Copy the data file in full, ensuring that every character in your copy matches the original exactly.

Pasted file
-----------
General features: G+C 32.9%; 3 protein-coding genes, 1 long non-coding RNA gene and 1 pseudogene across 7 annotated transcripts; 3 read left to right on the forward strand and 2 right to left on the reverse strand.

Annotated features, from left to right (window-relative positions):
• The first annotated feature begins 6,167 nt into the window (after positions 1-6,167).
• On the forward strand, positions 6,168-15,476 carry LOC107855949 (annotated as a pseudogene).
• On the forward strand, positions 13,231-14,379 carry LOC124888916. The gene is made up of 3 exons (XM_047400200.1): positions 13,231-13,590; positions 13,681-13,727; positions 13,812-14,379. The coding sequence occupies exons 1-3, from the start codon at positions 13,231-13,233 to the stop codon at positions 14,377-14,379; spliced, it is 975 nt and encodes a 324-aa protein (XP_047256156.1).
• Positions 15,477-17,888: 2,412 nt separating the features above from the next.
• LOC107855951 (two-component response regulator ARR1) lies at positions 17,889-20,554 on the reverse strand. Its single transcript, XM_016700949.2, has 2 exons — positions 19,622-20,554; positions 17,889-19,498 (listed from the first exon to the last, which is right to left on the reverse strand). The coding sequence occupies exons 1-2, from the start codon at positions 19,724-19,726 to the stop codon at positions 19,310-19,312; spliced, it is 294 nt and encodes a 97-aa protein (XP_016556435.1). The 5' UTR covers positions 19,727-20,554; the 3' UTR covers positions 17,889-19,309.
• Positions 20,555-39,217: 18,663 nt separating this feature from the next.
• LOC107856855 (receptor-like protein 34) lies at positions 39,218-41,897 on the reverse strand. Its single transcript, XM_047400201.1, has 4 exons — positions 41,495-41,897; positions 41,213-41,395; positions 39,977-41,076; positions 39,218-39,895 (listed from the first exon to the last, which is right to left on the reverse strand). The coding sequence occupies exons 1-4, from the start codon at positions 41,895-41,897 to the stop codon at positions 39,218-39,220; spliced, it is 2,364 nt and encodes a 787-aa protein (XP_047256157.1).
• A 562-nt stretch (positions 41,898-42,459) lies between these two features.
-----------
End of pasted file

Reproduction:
General features: G+C 32.9%; 3 protein-coding genes, 1 long non-coding RNA gene and 1 pseudogene across 7 annotated transcripts; 3 read left to right on the forward strand and 2 right to left on the reverse strand.

Annotated features, from left to right (window-relative positions):
• The first annotated feature begins 6,167 nt into the window (after positions 1-6,167).
• On the forward strand, positions 6,168-15,476 carry LOC107855949 (annotated as a pseudogene).
• On the forward strand, positions 13,231-14,379 carry LOC124888916. The gene is made up of 3 exons (XM_047400200.1): positions 13,231-13,590; positions 13,681-13,727; positions 13,812-14,379. The coding sequence occupies exons 1-3, from the start codon at positions 13,231-13,233 to the stop codon at positions 14,377-14,379; spliced, it is 975 nt and encodes a 324-aa protein (XP_047256156.1).
• Positions 15,477-17,888: 2,412 nt separating the features above from the next.
• LOC107855951 (two-component response regulator ARR1) lies at positions 17,889-20,554 on the reverse strand. Its single transcript, XM_016700949.2, has 2 exons — positions 19,622-20,554; positions 17,889-19,498 (listed from the first exon to the last, which is right to left on the reverse strand). The coding sequence occupies exons 1-2, from the start codon at positions 19,724-19,726 to the stop codon at positions 19,310-19,312; spliced, it is 294 nt and encodes a 97-aa protein (XP_016556435.1). The 5' UTR covers positions 19,727-20,554; the 3' UTR covers positions 17,889-19,309.
• Positions 20,555-39,217: 18,663 nt separating this feature from the next.
• LOC107856855 (receptor-like protein 34) lies at positions 39,218-41,897 on the reverse strand. Its single transcript, XM_047400201.1, has 4 exons — positions 41,495-41,897; positions 41,213-41,395; positions 39,977-41,076; positions 39,218-39,895 (listed from the first exon to the last, which is right to left on the reverse strand). The coding sequence occupies exons 1-4, from the start codon at positions 41,895-41,897 to the stop codon at positions 39,218-39,220; spliced, it is 2,364 nt and encodes a 787-aa protein (XP_047256157.1).
• A 562-nt stretch (positions 41,898-42,459) lies between these two features.